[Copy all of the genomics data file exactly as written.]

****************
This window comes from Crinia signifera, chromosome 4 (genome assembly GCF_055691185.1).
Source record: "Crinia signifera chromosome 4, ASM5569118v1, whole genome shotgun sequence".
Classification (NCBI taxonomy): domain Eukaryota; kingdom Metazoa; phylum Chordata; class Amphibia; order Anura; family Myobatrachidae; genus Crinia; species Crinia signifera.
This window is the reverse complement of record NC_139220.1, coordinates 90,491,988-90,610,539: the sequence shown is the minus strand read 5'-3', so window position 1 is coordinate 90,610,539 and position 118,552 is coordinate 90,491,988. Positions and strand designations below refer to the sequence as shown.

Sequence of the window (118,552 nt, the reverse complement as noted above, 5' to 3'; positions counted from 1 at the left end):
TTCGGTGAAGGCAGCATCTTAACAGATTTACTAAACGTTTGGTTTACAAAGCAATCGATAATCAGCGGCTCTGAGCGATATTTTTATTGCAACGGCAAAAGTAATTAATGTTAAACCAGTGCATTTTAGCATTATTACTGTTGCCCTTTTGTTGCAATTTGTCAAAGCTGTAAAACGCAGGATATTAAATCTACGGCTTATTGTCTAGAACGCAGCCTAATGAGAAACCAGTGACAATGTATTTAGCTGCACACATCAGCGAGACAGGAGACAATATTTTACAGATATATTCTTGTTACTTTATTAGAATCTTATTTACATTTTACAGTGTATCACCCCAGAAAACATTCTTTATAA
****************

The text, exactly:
This window comes from Crinia signifera, chromosome 4 (genome assembly GCF_055691185.1).
Source record: "Crinia signifera chromosome 4, ASM5569118v1, whole genome shotgun sequence".
Classification (NCBI taxonomy): domain Eukaryota; kingdom Metazoa; phylum Chordata; class Amphibia; order Anura; family Myobatrachidae; genus Crinia; species Crinia signifera.
This window is the reverse complement of record NC_139220.1, coordinates 90,491,988-90,610,539: the sequence shown is the minus strand read 5'-3', so window position 1 is coordinate 90,610,539 and position 118,552 is coordinate 90,491,988. Positions and strand designations below refer to the sequence as shown.

Sequence of the window (118,552 nt, the reverse complement as noted above, 5' to 3'; positions counted from 1 at the left end):
TTCGGTGAAGGCAGCATCTTAACAGATTTACTAAACGTTTGGTTTACAAAGCAATCGATAATCAGCGGCTCTGAGCGATATTTTTATTGCAACGGCAAAAGTAATTAATGTTAAACCAGTGCATTTTAGCATTATTACTGTTGCCCTTTTGTTGCAATTTGTCAAAGCTGTAAAACGCAGGATATTAAATCTACGGCTTATTGTCTAGAACGCAGCCTAATGAGAAACCAGTGACAATGTATTTAGCTGCACACATCAGCGAGACAGGAGACAATATTTTACAGATATATTCTTGTTACTTTATTAGAATCTTATTTACATTTTACAGTGTATCACCCCAGAAAACATTCTTTATAA